Learning about the unique Finnish education system
Written by Jerrell (Tom) Asbill
A group of three educators and eight students from the University of Wyoming came to TAMK from May 27th to May 31st to learn about Finnish education, pedagogy and culture. Most of the students in the group were aspiring to be teachers, so their experience at TAMK had the potential of shaping future educators. The university educators represented a variety of fields.
The first session Monday morning was about Finnish education and its philosophy and pedagogy. The session was full of information, but also fantastic questions. This session essentially set in motion the process of achieving the group’s learning objectives. A tour of the TAMK main campus was also given.
Following the morning session, the group was taken to a vocational school for a tour and presentation about vocational education. Many of the questions from the group were about the vocational school versus attending a high school. It was also a shock to many within the group that students graduating from a vocational school went into real careers that had the potential to be quite lucrative. It is a huge departure from the “everyone should go to university” mantra that is preached within the US.
The next day was filled with a visit to a primary school (grades 1-8) and a high school.
The group was split in half and given student-led tours of the primary school. The Wyoming group was quite shocked that teachers did not accompany the students on the tours. The students leading the tours did a thorough job and spoke very freely and openly. Lunch was then had in the school cafeteria.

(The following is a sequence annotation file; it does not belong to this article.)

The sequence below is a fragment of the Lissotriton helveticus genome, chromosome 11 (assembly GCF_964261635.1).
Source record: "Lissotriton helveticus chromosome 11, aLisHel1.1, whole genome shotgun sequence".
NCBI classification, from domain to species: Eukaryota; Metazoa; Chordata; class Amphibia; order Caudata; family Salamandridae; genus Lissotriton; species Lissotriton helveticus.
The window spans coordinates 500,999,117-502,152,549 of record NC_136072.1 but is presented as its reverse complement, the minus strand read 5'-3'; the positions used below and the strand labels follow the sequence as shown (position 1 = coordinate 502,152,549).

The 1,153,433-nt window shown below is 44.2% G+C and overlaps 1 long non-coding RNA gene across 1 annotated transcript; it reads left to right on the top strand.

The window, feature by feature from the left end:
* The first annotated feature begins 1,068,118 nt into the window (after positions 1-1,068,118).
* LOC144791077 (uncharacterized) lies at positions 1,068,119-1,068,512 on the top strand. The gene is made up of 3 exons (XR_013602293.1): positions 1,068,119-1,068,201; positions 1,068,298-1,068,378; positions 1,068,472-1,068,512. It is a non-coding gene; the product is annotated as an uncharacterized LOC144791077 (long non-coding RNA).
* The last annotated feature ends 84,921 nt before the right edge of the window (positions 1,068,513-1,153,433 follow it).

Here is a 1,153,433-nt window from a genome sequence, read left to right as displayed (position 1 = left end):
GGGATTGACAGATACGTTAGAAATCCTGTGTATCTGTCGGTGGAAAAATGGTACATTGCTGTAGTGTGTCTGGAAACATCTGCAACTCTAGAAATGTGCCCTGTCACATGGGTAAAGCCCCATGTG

After lunch, a note on the board informed the homeroom teacher that the students guiding the tours were outside taking pictures. The shock on the faces of the Wyoming teachers and students was evident. A few of them questioned the homeroom teacher about it, she then talked about trust and responsibility.
The principal also gave a talk and explained how he talks with teachers about how he can help them rather than evaluate them near the end of the school year. He also has an open-door policy for both staff and students. His door is literally open unless he is either not at the school or in a meeting with someone. It was departure from the norm in the US where the principal is the main evaluator and disciplinarian within the school.
Following the primary school, the group was taken to a high school that specializes in graphic arts. A teacher and her daughter, a student at the high school, led the presentation. The group seemed to be filling in the pieces of why the Finnish system is so wonderful.
Several questions were asked and answered. One of the students talked about how a Finnish high school student is more independent than a lot of university students in the US. Another talked about how the Finnish system works at instilling independence in students at a very young age. The high school visit concluded the school visits for the day on a largely positive note.
Once the school visits were completed, it was time to head to Pyynikki Observation Tower for munkki (a Finnish pastry) and coffee. A person in the group was also brave enough to buy some mustamakkara, black sausage, and shared it. The group also had the chance to go to the top of the tower. They enjoyed the views and had many questions about the different areas that they could see.
After the tower, they were led through the forest to a cottage for a Finnish sauna and lake swim experience. Pyhäjärvi provided a nice cool lake to jump into after the warmth of the sauna. In addition, they were treated to a salmon dinner and grilled sausages as an after-meal snack. Conversations flowed freely centered around a very wide variety of topics.